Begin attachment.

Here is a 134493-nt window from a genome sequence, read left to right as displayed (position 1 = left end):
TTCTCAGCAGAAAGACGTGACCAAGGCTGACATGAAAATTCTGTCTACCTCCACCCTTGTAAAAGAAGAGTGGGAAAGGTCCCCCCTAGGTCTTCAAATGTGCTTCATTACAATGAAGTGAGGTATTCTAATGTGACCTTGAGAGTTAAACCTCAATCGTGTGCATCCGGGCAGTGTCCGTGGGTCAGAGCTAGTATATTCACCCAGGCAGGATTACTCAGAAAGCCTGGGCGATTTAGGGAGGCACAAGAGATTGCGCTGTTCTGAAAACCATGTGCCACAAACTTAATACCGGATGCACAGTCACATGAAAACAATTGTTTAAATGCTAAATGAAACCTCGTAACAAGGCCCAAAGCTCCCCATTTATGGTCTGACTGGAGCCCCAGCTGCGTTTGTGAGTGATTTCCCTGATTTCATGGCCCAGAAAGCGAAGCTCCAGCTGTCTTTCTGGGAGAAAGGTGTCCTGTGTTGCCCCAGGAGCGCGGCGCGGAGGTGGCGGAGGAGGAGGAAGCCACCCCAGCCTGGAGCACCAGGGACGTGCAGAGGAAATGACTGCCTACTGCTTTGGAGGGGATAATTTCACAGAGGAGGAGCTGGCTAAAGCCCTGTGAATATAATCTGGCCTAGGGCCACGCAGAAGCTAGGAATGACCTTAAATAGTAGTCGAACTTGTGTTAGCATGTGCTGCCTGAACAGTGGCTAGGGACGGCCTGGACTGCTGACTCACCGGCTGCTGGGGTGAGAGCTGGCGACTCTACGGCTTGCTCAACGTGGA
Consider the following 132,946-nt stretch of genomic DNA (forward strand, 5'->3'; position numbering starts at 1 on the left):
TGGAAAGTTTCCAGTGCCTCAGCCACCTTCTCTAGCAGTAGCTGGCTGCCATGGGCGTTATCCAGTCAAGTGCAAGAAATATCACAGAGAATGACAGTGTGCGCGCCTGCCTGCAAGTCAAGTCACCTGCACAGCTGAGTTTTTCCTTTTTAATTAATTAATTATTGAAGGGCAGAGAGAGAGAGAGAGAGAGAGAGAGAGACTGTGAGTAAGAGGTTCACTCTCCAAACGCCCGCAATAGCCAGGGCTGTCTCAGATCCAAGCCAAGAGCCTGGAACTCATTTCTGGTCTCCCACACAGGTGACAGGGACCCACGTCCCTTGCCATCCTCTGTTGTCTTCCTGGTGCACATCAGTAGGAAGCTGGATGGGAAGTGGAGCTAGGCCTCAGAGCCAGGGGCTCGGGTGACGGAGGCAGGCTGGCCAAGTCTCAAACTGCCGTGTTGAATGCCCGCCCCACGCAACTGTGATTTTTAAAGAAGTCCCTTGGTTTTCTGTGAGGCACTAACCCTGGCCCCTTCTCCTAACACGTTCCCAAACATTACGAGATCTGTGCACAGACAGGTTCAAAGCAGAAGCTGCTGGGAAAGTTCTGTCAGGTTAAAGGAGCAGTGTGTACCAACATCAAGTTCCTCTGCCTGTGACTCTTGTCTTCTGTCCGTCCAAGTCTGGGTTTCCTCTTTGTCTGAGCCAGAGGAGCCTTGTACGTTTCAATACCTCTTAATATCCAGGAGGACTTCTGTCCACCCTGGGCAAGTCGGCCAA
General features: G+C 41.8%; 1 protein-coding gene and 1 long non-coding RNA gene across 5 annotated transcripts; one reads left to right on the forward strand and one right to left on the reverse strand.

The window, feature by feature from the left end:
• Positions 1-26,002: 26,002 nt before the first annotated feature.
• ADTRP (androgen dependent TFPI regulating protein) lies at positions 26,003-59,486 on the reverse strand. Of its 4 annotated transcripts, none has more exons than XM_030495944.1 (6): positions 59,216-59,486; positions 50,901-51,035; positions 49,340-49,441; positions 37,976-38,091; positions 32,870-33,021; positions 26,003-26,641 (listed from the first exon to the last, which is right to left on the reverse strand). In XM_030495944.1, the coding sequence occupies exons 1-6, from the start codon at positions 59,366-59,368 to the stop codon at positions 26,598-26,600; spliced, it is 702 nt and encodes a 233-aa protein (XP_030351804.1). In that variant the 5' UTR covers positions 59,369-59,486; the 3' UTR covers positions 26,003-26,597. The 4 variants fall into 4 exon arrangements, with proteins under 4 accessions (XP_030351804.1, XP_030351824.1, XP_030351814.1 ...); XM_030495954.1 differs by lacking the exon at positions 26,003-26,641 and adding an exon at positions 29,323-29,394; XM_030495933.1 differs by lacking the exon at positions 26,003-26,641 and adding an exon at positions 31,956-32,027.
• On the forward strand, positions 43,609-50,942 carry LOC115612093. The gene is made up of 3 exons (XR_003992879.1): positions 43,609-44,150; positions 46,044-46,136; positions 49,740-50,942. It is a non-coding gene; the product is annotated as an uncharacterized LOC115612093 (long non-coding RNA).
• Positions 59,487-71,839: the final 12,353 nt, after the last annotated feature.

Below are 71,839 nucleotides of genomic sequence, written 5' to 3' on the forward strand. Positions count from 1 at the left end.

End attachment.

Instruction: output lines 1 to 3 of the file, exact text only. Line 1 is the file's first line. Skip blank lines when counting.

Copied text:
Here is a 134493-nt window from a genome sequence, read left to right as displayed (position 1 = left end):
TTCTCAGCAGAAAGACGTGACCAAGGCTGACATGAAAATTCTGTCTACCTCCACCCTTGTAAAAGAAGAGTGGGAAAGGTCCCCCCTAGGTCTTCAAATGTGCTTCATTACAATGAAGTGAGGTATTCTAATGTGACCTTGAGAGTTAAACCTCAATCGTGTGCATCCGGGCAGTGTCCGTGGGTCAGAGCTAGTATATTCACCCAGGCAGGATTACTCAGAAAGCCTGGGCGATTTAGGGAGGCACAAGAGATTGCGCTGTTCTGAAAACCATGTGCCACAAACTTAATACCGGATGCACAGTCACATGAAAACAATTGTTTAAATGCTAAATGAAACCTCGTAACAAGGCCCAAAGCTCCCCATTTATGGTCTGACTGGAGCCCCAGCTGCGTTTGTGAGTGATTTCCCTGATTTCATGGCCCAGAAAGCGAAGCTCCAGCTGTCTTTCTGGGAGAAAGGTGTCCTGTGTTGCCCCAGGAGCGCGGCGCGGAGGTGGCGGAGGAGGAGGAAGCCACCCCAGCCTGGAGCACCAGGGACGTGCAGAGGAAATGACTGCCTACTGCTTTGGAGGGGATAATTTCACAGAGGAGGAGCTGGCTAAAGCCCTGTGAATATAATCTGGCCTAGGGCCACGCAGAAGCTAGGAATGACCTTAAATAGTAGTCGAACTTGTGTTAGCATGTGCTGCCTGAACAGTGGCTAGGGACGGCCTGGACTGCTGACTCACCGGCTGCTGGGGTGAGAGCTGGCGACTCTACGGCTTGCTCAACGTGGA
Consider the following 132,946-nt stretch of genomic DNA (forward strand, 5'->3'; position numbering starts at 1 on the left):